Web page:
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Re: THEORY: OT Syntax (Was: Re: THEORY: phonemes and Optimality Theory tutorial)

From:Marcus Smith <smithma@...>
Date:Monday, November 20, 2000, 5:16
Jesse Bangs wrote:

> > That depends on your theory of "Gen". Prince and Smolensky actually provide > > two different models. One - the one nearly everybody uses - generates all > > possible forms, then selects the most "optimal" form based on the > > constraints. The other only generates the forms relevant for the next > >Huh? This implies that Native Speaker X, before he says anything, stops >to generate every single conceivable combination of words and then applies >a bunch of constraints to rule out all of the illegal forms. That gets >impossible pretty fast. Do I misunderstand "Gen"?
No, you have the right idea. That disturbed me at first too, but it really is very simple, and not at all impossible. All you have to do is realize that there is a finite number of things that can be done to change a word, though these changes can be combined in an infinite number of ways. Once you determine that a given change is suboptimal to another one, you can immediately dismiss any candidate that involved that change. Dismissing one or two such suboptimal processes reduces the possibilities to a managable size very quickly. Given the proper algorithm, it is possible to deal with infinite sets without any difficulty whatsoever. (And there are many such algorithms already in use.) Let's say we have a process of adding the syllable [ba] at the end of a word. It does this iteratively: it adds one syllable to the first set, then two to the next, etc. To be more general, we can say that the process will create n candidates with n additions of [ba]. Let's not put an upper bound on this so that it creates an infinite set of candidates, involving an infinite number of additions of [ba] to a single candidate. We have an infinite set of candidates already, and we haven't even considered the process that prefixes [dim] in the same manner. All we have to do is rule any additiong of [ba] to be suboptimal, and we rule out all of these candidates instantly. To be more general, we can judge any addition of a syllable in a like manner to be suboptimal, and we can rule out an infinitely larger set of possibilities. Computational Phonologists work with computers that are much simpler than the human mind, yet they are quite capable of handling infinite sets with no difficulty. And if you assume a theory of Gen that does not allow you to generate the most rediculous candidates, then this problem doesn't even arise.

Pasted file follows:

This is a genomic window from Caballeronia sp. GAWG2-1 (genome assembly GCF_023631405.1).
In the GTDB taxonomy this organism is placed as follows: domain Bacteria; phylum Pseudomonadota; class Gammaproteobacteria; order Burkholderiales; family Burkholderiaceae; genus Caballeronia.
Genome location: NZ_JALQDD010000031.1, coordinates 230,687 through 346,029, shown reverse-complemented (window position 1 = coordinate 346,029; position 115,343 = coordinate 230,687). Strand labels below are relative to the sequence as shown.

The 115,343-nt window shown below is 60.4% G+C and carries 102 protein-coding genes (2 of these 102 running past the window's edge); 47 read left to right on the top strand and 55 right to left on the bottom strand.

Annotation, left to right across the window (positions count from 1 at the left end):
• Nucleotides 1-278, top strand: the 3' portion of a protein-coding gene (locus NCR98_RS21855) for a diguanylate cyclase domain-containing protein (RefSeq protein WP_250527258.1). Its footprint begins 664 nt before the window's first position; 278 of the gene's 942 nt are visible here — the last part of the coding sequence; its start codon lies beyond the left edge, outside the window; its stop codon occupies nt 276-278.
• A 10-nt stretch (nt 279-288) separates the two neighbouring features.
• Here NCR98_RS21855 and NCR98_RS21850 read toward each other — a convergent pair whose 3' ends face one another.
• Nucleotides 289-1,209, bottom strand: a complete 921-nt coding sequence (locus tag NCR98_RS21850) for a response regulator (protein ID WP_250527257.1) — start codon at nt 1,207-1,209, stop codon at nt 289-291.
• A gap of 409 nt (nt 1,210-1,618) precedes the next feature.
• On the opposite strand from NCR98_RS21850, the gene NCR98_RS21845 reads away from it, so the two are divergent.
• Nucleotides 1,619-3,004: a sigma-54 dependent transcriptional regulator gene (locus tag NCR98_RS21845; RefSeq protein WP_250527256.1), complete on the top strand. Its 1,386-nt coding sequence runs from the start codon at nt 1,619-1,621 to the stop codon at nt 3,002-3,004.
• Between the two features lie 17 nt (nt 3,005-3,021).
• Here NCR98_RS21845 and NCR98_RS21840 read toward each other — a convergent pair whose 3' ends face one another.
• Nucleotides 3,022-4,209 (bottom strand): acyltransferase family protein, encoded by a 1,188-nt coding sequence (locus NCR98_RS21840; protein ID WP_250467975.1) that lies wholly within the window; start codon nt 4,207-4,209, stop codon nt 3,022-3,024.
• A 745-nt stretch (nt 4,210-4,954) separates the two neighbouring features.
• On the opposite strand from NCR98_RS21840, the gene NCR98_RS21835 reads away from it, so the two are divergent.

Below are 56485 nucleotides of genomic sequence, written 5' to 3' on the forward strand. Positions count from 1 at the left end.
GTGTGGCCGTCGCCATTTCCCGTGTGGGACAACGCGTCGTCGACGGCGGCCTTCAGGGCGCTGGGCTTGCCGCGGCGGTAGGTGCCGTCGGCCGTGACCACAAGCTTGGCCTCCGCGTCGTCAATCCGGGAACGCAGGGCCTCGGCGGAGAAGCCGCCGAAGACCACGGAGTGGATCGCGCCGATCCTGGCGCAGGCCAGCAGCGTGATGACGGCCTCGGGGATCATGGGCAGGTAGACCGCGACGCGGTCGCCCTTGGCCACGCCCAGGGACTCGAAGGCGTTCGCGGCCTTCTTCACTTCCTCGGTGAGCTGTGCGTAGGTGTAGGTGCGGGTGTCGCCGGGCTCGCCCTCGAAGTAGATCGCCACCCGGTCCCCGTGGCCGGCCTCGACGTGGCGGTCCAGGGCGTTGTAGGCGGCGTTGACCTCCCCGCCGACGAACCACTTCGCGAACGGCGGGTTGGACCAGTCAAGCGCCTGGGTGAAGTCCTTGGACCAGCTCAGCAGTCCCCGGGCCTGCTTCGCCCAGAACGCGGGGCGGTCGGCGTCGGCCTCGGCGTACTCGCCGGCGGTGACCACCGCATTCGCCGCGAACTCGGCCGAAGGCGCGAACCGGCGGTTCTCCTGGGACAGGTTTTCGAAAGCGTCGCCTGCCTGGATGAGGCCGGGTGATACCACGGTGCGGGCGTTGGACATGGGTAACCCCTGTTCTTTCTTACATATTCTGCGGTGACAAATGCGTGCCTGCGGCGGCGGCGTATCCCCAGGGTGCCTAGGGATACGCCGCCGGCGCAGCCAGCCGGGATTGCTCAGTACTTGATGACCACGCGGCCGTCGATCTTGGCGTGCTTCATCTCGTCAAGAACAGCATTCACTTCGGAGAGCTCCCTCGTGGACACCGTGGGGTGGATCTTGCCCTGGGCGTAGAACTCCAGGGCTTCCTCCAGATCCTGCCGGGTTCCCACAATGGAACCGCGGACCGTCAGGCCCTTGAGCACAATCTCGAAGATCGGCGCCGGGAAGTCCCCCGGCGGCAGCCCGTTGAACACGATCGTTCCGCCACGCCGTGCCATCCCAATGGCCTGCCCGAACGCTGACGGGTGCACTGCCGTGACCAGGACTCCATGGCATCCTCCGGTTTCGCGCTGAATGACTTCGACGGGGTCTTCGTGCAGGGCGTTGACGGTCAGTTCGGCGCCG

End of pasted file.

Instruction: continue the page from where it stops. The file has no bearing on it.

>Actually, I'm still quite confused about the theoretical framework for >OT.
OT is more of a framework than a theory in its own right. You can do just about anything with it. I know somebody who is working on an OT analysis of the differences between American and Russian ballet. The only thing OT really says is that you have a set of conflicting constraints, you generate all the possible candidates, then you find the optimal one according to the ranking of the constraint set. The only prediction it makes is that the output will be less "marked" than the input. The basis that OT works off of is almost entirely up to the theoretician. For somebody who wants to understand the theory, probably the best book to read is "Optimality Theory" by Rene Kager. It gives the basics, does lots of phonology and a little syntax. No semantics though, IIRC. =============================== Marcus Smith AIM: Anaakoot "When you lose a language, it's like dropping a bomb on a museum." -- Kenneth Hale ===============================